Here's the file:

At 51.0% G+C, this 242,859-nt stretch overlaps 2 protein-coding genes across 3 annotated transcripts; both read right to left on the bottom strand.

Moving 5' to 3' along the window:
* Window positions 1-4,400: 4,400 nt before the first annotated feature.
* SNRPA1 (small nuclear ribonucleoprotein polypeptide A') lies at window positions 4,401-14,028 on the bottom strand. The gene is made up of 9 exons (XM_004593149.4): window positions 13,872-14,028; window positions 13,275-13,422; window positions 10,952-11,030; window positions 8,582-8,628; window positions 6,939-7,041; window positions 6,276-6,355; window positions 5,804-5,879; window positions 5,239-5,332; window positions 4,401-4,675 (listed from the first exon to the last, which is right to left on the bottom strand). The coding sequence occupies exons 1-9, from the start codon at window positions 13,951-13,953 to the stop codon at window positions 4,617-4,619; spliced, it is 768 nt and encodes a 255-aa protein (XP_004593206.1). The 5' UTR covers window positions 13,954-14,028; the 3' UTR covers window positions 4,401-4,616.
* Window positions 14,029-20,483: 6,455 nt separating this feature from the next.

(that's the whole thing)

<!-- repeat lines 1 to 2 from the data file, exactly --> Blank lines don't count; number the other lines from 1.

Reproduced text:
At 51.0% G+C, this 242,859-nt stretch overlaps 2 protein-coding genes across 3 annotated transcripts; both read right to left on the bottom strand.

Moving 5' to 3' along the window: